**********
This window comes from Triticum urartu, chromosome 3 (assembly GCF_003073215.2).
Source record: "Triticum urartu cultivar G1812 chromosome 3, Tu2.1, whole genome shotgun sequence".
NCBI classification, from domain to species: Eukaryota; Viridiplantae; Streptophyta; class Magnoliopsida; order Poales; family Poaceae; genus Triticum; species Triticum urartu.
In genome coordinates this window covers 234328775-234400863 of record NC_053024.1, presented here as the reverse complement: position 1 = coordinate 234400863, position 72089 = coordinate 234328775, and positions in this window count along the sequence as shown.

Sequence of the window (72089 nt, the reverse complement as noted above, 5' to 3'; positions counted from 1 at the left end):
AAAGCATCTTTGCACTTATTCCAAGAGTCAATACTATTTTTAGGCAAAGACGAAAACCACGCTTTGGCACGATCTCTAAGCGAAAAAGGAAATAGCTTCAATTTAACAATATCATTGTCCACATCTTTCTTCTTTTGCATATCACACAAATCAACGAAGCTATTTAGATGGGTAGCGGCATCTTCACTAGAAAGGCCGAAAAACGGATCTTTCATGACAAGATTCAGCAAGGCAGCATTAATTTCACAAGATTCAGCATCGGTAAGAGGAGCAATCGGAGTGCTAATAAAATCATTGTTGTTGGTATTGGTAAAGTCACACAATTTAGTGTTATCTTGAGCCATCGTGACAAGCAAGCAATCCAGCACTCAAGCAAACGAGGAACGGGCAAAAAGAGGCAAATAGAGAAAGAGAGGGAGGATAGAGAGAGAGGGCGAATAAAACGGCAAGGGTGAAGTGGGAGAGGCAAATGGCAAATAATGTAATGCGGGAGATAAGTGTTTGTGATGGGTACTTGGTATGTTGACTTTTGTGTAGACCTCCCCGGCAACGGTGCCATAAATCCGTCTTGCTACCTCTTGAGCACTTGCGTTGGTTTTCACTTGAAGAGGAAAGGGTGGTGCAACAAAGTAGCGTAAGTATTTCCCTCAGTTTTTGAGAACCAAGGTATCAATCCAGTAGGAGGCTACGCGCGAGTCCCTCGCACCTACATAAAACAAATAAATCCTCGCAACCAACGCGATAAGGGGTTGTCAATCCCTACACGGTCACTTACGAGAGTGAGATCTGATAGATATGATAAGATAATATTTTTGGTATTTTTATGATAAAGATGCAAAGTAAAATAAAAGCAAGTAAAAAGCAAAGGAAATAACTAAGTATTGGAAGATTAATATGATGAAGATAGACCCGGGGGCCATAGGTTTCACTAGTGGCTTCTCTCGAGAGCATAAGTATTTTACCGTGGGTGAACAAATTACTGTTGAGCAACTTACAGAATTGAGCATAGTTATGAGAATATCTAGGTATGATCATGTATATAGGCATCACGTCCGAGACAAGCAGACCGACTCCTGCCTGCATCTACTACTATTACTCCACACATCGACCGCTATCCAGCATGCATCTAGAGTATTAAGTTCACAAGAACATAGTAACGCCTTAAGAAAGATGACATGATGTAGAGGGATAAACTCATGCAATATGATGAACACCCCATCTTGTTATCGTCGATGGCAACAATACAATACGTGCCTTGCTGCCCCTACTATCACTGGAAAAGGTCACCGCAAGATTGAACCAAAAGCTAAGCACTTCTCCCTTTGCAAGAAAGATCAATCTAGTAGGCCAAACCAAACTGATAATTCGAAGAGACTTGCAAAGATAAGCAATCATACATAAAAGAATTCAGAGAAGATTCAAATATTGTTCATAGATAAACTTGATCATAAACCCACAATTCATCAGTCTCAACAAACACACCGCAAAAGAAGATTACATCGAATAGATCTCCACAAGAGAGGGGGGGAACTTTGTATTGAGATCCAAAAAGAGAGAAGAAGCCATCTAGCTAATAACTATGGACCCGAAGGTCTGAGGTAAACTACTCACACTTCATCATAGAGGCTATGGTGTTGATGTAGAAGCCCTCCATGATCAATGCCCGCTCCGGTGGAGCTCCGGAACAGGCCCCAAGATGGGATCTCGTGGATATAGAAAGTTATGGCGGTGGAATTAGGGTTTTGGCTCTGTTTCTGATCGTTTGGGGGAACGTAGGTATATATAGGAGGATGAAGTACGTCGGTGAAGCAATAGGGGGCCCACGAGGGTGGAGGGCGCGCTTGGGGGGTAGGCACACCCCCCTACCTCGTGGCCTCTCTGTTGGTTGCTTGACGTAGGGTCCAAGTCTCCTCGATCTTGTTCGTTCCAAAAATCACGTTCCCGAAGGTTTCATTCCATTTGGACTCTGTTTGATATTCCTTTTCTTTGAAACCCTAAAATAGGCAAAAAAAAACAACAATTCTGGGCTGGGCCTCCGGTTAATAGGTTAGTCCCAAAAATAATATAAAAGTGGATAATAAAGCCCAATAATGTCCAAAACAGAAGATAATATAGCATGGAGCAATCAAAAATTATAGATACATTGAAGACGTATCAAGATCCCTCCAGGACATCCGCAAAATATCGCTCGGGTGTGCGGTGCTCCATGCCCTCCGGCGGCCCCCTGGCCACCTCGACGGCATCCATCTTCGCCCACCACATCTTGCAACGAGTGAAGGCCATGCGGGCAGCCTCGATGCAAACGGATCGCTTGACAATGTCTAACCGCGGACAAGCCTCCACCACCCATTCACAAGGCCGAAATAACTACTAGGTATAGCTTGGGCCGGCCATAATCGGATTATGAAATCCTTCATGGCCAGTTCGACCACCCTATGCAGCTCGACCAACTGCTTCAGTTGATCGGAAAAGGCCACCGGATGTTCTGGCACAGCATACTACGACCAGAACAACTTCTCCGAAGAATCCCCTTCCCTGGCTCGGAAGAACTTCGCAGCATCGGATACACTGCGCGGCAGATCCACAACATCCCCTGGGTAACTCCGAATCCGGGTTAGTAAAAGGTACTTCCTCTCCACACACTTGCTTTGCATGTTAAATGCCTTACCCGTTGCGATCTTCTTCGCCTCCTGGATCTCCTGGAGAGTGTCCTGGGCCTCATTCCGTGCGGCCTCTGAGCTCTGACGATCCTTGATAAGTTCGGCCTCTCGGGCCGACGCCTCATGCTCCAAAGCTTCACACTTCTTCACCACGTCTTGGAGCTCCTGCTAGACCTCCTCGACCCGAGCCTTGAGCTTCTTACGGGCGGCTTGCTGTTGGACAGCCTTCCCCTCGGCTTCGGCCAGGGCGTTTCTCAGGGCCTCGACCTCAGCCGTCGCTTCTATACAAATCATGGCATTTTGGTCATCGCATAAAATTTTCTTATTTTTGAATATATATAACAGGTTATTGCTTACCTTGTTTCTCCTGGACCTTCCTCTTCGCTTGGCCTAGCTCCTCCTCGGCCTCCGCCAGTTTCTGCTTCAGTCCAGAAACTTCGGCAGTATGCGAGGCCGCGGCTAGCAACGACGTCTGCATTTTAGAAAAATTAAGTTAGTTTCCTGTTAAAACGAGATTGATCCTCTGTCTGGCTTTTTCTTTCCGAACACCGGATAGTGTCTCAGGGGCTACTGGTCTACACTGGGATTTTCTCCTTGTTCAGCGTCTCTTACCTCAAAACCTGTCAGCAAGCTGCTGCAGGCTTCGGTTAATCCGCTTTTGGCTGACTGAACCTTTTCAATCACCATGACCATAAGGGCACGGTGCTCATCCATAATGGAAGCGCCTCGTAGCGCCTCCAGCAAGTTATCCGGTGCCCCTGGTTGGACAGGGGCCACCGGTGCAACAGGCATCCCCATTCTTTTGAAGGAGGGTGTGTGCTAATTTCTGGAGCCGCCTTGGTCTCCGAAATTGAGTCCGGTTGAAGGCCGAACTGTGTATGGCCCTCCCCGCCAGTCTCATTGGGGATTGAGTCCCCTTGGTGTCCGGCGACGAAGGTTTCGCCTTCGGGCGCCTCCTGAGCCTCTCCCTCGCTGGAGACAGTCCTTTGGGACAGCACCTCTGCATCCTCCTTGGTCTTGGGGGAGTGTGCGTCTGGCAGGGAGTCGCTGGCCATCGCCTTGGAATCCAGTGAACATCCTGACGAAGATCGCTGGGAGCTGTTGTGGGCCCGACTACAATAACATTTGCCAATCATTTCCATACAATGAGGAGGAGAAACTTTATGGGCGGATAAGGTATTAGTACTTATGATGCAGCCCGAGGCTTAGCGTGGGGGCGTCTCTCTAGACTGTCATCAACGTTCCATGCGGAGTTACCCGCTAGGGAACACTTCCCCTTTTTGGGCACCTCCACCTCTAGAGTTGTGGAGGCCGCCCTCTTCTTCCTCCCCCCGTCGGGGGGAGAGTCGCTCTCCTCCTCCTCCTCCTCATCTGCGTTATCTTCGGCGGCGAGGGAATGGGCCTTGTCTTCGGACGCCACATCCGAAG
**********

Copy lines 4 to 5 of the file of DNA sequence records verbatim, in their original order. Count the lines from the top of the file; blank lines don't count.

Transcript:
In genome coordinates this window covers 234328775-234400863 of record NC_053024.1, presented here as the reverse complement: position 1 = coordinate 234400863, position 72089 = coordinate 234328775, and positions in this window count along the sequence as shown.

Sequence of the window (72089 nt, the reverse complement as noted above, 5' to 3'; positions counted from 1 at the left end):